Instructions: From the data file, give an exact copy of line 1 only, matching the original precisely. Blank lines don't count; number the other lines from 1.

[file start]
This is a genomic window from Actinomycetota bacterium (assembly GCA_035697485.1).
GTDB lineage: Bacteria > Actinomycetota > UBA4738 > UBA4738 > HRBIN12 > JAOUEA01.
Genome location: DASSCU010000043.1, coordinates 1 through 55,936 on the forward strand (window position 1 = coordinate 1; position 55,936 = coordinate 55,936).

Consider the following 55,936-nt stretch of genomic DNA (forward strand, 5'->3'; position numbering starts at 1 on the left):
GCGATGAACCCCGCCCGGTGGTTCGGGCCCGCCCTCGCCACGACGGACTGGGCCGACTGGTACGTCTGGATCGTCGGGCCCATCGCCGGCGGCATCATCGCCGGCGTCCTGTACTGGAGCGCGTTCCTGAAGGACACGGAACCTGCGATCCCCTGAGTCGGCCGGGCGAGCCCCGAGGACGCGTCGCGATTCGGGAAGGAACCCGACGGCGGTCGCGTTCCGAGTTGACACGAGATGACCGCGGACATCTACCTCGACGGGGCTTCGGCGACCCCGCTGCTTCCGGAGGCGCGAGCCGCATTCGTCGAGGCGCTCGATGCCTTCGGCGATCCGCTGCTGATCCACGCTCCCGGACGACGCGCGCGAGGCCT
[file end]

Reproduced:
This is a genomic window from Actinomycetota bacterium (assembly GCA_035697485.1).